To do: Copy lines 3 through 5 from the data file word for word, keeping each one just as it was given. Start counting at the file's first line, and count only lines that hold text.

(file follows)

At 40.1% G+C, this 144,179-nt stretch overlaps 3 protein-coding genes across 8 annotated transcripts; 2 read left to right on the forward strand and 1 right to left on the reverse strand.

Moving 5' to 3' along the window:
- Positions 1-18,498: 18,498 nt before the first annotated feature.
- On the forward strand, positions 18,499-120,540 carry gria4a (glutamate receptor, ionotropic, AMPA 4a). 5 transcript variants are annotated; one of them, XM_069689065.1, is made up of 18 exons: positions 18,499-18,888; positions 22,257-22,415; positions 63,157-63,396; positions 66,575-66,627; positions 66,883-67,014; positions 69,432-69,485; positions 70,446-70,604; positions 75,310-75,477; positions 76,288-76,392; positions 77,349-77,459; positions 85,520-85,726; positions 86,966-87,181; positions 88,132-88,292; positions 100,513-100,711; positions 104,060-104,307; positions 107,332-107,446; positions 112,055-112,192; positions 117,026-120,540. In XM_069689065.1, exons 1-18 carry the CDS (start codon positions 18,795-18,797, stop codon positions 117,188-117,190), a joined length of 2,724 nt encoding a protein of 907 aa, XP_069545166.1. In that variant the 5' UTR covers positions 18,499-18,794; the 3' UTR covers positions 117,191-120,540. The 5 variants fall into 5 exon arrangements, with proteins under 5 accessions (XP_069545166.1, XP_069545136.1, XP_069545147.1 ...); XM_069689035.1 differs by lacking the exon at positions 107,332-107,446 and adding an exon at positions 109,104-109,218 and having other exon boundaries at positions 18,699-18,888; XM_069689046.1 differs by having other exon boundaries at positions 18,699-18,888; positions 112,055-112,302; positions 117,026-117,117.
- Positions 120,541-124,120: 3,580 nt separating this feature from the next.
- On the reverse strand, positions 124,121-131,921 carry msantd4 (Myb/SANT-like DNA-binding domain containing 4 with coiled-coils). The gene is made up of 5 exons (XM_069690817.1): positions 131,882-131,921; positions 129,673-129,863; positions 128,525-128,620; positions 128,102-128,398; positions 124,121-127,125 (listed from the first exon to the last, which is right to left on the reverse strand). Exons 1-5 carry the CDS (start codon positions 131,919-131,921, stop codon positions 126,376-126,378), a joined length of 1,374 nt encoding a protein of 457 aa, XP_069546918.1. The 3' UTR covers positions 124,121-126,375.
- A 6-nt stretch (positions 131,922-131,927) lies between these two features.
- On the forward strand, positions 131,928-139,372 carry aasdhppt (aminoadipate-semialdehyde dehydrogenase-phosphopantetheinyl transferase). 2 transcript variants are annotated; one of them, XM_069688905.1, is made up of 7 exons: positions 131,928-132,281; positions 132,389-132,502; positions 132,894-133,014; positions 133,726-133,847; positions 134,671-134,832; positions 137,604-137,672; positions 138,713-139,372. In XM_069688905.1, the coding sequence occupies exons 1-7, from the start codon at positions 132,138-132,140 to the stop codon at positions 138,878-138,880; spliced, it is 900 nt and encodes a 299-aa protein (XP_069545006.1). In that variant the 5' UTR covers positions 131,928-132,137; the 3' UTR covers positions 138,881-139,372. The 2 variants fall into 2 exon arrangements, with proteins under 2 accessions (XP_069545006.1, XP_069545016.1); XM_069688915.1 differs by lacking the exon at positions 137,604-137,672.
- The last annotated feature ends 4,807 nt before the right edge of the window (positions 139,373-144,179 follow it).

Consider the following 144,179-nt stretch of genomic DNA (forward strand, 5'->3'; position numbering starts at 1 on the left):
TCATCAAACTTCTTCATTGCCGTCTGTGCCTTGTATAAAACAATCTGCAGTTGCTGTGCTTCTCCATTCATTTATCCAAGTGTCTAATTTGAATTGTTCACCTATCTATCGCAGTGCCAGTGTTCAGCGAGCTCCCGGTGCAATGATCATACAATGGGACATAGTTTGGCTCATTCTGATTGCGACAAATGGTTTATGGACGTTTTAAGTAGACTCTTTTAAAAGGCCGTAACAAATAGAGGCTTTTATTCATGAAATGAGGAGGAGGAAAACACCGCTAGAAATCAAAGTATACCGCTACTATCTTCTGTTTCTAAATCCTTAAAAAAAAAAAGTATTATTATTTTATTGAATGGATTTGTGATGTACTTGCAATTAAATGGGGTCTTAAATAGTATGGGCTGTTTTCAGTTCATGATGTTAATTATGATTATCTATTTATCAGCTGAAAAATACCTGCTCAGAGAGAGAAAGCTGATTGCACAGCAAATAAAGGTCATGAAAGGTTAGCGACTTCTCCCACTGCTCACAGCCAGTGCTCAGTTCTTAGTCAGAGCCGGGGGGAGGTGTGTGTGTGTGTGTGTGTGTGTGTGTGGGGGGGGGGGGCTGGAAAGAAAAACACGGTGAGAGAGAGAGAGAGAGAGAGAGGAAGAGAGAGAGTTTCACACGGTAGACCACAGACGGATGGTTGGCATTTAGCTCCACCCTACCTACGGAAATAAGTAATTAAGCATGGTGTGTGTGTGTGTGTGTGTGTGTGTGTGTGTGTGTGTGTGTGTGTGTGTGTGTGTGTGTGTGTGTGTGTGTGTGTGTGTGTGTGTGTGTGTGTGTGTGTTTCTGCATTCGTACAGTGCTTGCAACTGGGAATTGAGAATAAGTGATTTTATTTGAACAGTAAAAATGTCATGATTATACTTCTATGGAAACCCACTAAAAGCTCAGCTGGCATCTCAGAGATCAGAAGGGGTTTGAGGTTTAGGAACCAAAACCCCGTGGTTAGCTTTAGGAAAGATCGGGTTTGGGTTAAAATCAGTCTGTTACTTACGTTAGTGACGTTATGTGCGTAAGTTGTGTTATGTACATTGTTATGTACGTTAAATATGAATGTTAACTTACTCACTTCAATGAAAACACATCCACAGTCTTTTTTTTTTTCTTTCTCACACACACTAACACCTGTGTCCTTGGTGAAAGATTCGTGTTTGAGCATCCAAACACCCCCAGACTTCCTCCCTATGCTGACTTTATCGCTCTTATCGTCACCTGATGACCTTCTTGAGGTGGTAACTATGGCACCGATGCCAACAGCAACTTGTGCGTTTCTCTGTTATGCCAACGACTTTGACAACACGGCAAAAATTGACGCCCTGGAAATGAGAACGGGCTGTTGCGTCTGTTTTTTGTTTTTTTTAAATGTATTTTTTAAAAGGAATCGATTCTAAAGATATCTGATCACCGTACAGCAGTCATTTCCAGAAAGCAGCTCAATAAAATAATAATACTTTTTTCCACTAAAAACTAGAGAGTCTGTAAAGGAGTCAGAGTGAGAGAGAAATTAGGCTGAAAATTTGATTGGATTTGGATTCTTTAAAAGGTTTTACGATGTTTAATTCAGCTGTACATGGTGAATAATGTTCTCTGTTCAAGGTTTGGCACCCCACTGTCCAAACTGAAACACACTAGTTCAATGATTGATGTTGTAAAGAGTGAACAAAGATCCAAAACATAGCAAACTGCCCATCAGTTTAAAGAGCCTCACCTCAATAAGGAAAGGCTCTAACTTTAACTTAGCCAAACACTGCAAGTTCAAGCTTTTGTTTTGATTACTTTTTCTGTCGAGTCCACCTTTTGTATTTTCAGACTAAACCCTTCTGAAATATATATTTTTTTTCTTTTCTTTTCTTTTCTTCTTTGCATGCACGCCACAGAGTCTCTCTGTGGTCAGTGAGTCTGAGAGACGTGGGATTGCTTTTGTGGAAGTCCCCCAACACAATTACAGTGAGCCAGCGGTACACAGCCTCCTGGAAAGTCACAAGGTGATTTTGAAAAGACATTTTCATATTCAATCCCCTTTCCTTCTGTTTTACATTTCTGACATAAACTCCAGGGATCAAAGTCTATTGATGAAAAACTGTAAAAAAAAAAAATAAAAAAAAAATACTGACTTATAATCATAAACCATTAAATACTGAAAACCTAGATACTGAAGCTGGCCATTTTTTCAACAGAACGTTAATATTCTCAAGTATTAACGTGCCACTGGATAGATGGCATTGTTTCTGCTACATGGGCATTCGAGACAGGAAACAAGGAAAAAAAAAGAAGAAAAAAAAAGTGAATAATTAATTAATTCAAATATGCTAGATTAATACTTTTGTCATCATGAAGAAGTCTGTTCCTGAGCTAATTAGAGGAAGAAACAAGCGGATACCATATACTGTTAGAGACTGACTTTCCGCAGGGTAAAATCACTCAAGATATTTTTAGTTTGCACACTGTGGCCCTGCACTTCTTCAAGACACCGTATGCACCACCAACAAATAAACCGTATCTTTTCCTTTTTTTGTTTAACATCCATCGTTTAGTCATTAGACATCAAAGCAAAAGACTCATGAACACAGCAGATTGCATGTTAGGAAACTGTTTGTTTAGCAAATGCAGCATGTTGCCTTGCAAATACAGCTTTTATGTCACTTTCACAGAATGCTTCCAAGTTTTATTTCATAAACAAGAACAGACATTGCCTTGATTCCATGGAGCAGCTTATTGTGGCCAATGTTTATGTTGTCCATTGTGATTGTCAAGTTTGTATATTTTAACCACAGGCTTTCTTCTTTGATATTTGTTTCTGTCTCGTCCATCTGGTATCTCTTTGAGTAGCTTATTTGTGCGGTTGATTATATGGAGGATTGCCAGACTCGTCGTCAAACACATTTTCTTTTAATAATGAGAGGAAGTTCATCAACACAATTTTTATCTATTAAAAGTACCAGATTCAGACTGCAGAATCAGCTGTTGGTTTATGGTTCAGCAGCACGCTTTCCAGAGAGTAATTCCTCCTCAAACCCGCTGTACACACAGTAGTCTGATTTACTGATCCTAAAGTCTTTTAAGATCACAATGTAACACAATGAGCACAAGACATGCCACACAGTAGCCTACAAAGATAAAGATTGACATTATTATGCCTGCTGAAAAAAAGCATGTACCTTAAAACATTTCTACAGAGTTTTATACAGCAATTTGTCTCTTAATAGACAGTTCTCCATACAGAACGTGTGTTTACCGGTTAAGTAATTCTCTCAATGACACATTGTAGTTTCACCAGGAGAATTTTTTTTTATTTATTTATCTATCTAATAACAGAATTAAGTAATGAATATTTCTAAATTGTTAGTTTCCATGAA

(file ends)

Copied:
- Positions 1-18,498: 18,498 nt before the first annotated feature.
- On the forward strand, positions 18,499-120,540 carry gria4a (glutamate receptor, ionotropic, AMPA 4a). 5 transcript variants are annotated; one of them, XM_069689065.1, is made up of 18 exons: positions 18,499-18,888; positions 22,257-22,415; positions 63,157-63,396; positions 66,575-66,627; positions 66,883-67,014; positions 69,432-69,485; positions 70,446-70,604; positions 75,310-75,477; positions 76,288-76,392; positions 77,349-77,459; positions 85,520-85,726; positions 86,966-87,181; positions 88,132-88,292; positions 100,513-100,711; positions 104,060-104,307; positions 107,332-107,446; positions 112,055-112,192; positions 117,026-120,540. In XM_069689065.1, exons 1-18 carry the CDS (start codon positions 18,795-18,797, stop codon positions 117,188-117,190), a joined length of 2,724 nt encoding a protein of 907 aa, XP_069545166.1. In that variant the 5' UTR covers positions 18,499-18,794; the 3' UTR covers positions 117,191-120,540. The 5 variants fall into 5 exon arrangements, with proteins under 5 accessions (XP_069545166.1, XP_069545136.1, XP_069545147.1 ...); XM_069689035.1 differs by lacking the exon at positions 107,332-107,446 and adding an exon at positions 109,104-109,218 and having other exon boundaries at positions 18,699-18,888; XM_069689046.1 differs by having other exon boundaries at positions 18,699-18,888; positions 112,055-112,302; positions 117,026-117,117.
- Positions 120,541-124,120: 3,580 nt separating this feature from the next.